The Last SamuraiDVD - 2004 | Widescreen version
From Library Staff
I am not an "epic" movies person and this would--in my opinion--qualify. But, Japanese actor Ken Watanabe takes this long, tedious film to the next level with this phenomenal performance as Katsumoto, the leader of the samurai rebellion. Watanabe is fierce one moment and honest and true... Read More »
From the critics
QuotesAdd a Quote
Katsumoto: You believe a man can change his destiny?
Algren: I think a man does what he can, until his destiny is revealed.
Algren: "My thanks, on behalf of those who died in the name of better mechanical amusements and commercial opportunities."
Algren: "There is some comfort in the emptiness of the sea... no past; no future."
Algren (to the silent Samurai): "I know why you don't talk. Because you're angry. You're angry because they make you wear a dress."
Algren (to the silent Samurai): "I just realized, I've been remiss. Forgive me, I forgot to thank you for protecting me yesterday. That is your job right? Protecting me? Well done 'Bob.' You don't mind if I call you Bob, do you? I knew a Bob once; God, he was ugly as a mule. Are you a ladies man, Bob?"
Algren (narrating): "They are an intriguing people. From the moment they wake they devote themselves to the perfection of whatever they pursue. I have never seen such discipline. I am surprised to learn that the word Samurai means, 'to serve', and that Katsumoto believes his rebellion to be in the service of the Emperor."
Katsumoto: "The perfect blossom is a rare thing. You could spend your life looking for one, and it would not be a wasted life."
Algren (narrating): "Spring, 1877. This marks the longest I've stayed in one place since I left the farm at 17. There is so much here I will never understand. I've never been a church going man, and what I've seen on the field of battle has led me to question God's purpose. But there is indeed something spiritual in this place. And though it may forever be obscure to me, I cannot but be aware of its power. I do know that it is here that I've known my first untroubled sleep in many years."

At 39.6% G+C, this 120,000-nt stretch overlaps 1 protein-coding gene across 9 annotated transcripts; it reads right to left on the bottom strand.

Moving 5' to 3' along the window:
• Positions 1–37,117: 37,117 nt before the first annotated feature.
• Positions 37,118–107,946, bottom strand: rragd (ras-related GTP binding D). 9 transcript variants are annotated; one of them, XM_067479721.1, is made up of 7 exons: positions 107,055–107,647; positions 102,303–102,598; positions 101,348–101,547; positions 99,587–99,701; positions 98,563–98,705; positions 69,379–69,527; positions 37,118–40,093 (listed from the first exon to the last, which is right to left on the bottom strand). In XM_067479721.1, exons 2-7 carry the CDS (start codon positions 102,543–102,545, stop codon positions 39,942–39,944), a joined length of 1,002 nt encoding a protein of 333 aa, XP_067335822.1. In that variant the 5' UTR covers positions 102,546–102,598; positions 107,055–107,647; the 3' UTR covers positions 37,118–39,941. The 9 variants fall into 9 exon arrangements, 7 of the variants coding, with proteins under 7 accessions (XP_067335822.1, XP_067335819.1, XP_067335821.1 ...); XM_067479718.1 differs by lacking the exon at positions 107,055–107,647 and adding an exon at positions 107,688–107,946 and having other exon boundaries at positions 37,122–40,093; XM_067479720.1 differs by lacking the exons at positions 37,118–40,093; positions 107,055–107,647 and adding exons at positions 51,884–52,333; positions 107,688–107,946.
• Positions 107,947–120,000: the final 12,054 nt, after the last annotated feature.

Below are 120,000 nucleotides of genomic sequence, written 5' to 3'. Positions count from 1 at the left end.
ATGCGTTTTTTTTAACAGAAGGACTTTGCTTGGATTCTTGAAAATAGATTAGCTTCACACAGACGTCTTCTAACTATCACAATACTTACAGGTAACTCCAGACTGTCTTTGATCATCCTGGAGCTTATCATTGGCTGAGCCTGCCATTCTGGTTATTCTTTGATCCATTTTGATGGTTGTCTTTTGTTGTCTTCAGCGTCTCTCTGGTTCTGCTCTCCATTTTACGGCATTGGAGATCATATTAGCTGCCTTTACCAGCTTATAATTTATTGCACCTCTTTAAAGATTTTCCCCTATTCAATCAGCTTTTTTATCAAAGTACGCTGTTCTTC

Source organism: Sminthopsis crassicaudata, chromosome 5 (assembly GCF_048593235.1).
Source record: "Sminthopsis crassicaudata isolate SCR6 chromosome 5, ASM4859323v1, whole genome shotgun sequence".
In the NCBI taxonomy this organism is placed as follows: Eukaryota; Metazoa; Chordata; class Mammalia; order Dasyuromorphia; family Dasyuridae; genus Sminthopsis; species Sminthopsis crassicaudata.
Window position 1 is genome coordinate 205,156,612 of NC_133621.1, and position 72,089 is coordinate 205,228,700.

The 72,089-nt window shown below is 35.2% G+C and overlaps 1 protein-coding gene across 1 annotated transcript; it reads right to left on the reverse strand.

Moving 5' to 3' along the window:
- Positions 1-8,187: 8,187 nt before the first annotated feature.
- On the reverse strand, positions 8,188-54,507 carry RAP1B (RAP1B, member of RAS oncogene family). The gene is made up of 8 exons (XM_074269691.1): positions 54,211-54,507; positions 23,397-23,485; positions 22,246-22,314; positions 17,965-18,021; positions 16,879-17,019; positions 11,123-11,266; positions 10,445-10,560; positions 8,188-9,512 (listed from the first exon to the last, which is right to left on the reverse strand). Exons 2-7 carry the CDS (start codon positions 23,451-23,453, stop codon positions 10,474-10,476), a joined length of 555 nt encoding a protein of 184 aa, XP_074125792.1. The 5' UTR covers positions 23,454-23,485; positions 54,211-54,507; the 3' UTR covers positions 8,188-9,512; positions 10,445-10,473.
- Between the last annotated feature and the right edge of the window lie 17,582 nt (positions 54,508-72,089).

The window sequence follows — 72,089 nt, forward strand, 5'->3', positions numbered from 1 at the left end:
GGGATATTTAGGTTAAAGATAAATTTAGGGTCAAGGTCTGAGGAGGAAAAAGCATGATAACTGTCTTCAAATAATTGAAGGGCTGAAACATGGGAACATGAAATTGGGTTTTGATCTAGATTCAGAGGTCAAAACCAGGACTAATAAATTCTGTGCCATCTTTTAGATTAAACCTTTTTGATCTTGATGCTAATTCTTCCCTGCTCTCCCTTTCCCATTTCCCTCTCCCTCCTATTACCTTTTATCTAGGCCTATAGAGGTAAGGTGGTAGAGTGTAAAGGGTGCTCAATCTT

Higen: "Will you fight the white men, too?" Algren: "If they come here, yes." Higen: "Why?" Algren: "Because they come to destroy what I have come to love."
Katsumoto: "What happened to the warriors at Thermopylae?" Algren: "Dead to the last man." (They both smile and charge into battle)
Other: Philosophy, per my Japanese, Samurai, Definition: Samurai means: to act in Service. And when Samurai asks him/her/it/their self questions, like: to what then do I serve, and to who(m) do I serve?... Then this act or art becomes Bushido... or, The Way of the Warrior that which one, innately and domestically, dwells. -X; Who
Violence: A lot but it is not overly explicit nor does it glorify the violence it does have.
Frightening or Intense Scenes: Mild but the ending scene in perticular is intense.
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SummaryAdd a Summary
The Warred Upon: It has to be done and it has to be mentally, emotionally explored upon. And so, at near closing’s end… the scene sends sagely and mighty message… war is not to comfort and it is not to assuage; war is generally and gistly brought by bullies wanting what they cannot obtain… and without end in sight, bullies will always put up their fisticuffs, first, to futilely fight. Of this samurai show, the final charge, shows how in large… we are short sighted; and because of this ignorance invited… sickly, greedy, mental thoughts… materialize… and make way… and make way… to our minds… making it mush, making it decay, and making it mentally rot away. BushiDo: Life in every breath... is to feel the inescapable perimeters of death… to honor all life and actions… this amidst all the teeming strife and factions. This simply and properly, being put, are the styles and ways, in which in Bushido, we thrive and strive to be. -X; Who